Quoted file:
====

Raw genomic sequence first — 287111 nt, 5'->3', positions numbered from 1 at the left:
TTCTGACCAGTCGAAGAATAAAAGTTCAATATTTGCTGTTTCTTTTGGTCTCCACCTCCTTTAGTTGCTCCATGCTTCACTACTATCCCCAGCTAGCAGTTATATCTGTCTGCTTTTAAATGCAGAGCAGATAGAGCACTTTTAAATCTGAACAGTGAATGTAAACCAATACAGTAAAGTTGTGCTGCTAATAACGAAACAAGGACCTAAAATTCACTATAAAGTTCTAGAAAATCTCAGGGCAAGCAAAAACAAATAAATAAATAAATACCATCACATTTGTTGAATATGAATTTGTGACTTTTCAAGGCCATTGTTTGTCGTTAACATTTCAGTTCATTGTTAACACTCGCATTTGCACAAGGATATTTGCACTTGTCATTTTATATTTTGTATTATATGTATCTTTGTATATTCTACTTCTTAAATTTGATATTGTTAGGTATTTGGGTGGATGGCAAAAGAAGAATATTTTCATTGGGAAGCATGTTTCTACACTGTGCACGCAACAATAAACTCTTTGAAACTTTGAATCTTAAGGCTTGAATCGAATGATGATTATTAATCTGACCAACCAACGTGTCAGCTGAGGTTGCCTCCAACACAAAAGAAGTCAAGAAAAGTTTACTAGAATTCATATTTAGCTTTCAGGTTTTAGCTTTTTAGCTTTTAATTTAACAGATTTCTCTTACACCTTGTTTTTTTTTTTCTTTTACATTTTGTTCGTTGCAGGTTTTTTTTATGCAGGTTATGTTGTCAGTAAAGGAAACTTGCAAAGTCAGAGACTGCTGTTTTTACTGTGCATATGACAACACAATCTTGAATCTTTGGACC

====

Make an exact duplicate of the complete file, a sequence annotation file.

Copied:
Raw genomic sequence first — 287111 nt, 5'->3', positions numbered from 1 at the left:
TTCTGACCAGTCGAAGAATAAAAGTTCAATATTTGCTGTTTCTTTTGGTCTCCACCTCCTTTAGTTGCTCCATGCTTCACTACTATCCCCAGCTAGCAGTTATATCTGTCTGCTTTTAAATGCAGAGCAGATAGAGCACTTTTAAATCTGAACAGTGAATGTAAACCAATACAGTAAAGTTGTGCTGCTAATAACGAAACAAGGACCTAAAATTCACTATAAAGTTCTAGAAAATCTCAGGGCAAGCAAAAACAAATAAATAAATAAATACCATCACATTTGTTGAATATGAATTTGTGACTTTTCAAGGCCATTGTTTGTCGTTAACATTTCAGTTCATTGTTAACACTCGCATTTGCACAAGGATATTTGCACTTGTCATTTTATATTTTGTATTATATGTATCTTTGTATATTCTACTTCTTAAATTTGATATTGTTAGGTATTTGGGTGGATGGCAAAAGAAGAATATTTTCATTGGGAAGCATGTTTCTACACTGTGCACGCAACAATAAACTCTTTGAAACTTTGAATCTTAAGGCTTGAATCGAATGATGATTATTAATCTGACCAACCAACGTGTCAGCTGAGGTTGCCTCCAACACAAAAGAAGTCAAGAAAAGTTTACTAGAATTCATATTTAGCTTTCAGGTTTTAGCTTTTTAGCTTTTAATTTAACAGATTTCTCTTACACCTTGTTTTTTTTTTTCTTTTACATTTTGTTCGTTGCAGGTTTTTTTTATGCAGGTTATGTTGTCAGTAAAGGAAACTTGCAAAGTCAGAGACTGCTGTTTTTACTGTGCATATGACAACACAATCTTGAATCTTTGGACC